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Question:

I am 77 years old and my thyrotropin levels are 0.08 µU/mL

Are they abnormal?

What is at risk?

Abbey

Answer:

Dear Abbey,

Low or undetectable levels of TSH are present in patients with hyperthyroidism.

Each laboratory defines its own normal ranges but using the SimulTRAC FT4/TSH Solid Phase Component System, Hyperthyroid Ranges for

TSH: 0.05 - 0.56 µU/mL

Commonest cause of reduced (<0.1 mU/L) Thyrotropin and normal FT4 or FT3 is taking thyroxine. Less commonly, is sub clinical primary hyperthyroidism (elderly). Often a multinodular goiter is present.

An abnormal thyrotropin result will necessitate additional tests - probably FT4 or FT3 estimates, in the first instance. More sophisticated investigations (e.g. anti-TPO, radioiodine uptake) may be ordered by a thyroid-specializing endocrinologist.

Low and high thyrotropin levels were associated with an increased risk of incident Alzheimer's disease in women but not in men.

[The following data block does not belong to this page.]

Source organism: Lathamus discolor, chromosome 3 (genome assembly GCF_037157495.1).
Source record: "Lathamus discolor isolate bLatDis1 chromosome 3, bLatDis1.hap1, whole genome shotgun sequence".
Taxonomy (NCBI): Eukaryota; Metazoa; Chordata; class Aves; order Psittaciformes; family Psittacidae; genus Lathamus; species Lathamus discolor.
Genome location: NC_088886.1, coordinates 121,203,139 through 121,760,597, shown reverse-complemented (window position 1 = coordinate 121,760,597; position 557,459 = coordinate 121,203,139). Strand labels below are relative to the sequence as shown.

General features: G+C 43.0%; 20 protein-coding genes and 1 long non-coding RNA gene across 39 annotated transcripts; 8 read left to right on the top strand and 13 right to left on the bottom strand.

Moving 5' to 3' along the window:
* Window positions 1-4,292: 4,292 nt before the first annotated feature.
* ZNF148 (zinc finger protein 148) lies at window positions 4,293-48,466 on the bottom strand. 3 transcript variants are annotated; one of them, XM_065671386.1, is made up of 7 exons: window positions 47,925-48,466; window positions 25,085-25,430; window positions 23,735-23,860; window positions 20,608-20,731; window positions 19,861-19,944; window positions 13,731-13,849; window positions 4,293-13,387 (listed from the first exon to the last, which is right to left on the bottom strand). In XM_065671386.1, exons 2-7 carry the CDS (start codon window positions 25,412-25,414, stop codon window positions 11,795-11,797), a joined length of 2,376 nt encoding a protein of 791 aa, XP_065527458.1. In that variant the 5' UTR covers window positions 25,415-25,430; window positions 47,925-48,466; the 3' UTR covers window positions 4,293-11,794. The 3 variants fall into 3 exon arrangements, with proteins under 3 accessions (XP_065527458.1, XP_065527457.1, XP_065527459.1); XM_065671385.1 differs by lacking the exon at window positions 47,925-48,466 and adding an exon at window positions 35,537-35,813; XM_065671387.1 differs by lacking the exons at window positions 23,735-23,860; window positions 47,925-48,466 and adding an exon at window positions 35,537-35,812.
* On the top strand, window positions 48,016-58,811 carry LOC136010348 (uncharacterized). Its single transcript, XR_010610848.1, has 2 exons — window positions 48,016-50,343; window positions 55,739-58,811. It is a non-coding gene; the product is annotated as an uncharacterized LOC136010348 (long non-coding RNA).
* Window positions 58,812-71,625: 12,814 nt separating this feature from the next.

Researchers found that women with the lowest (less than one milli-international unit per liter) and highest (more than 2.1 milli-international units per liter) levels of thyrotropin had more than a twofold increased risk of Alzheimer's.

Thyrotropin is known also as thyroid stimulating hormone (TSH). Thyrotropin (or, if you prefer, TSH) promotes the growth of the thyroid gland in the neck.

35 85-year-old men and women who were found to have low thyrotropin levels were followed for three years. Eighteen were not receiving thyroid hormone treatment, and no cause could be found for their low thyrotropin levels. They did not suffer from hyperthyroidism, in which excess levels of thyroid hormones inhibit the production of thyrotropin

Low thyrotropin levels in the elderly are not necessarily a sign of hyperthyroidism or impending death. Better diagnostic tests will help to identify elders who are truly hyperthyroid.

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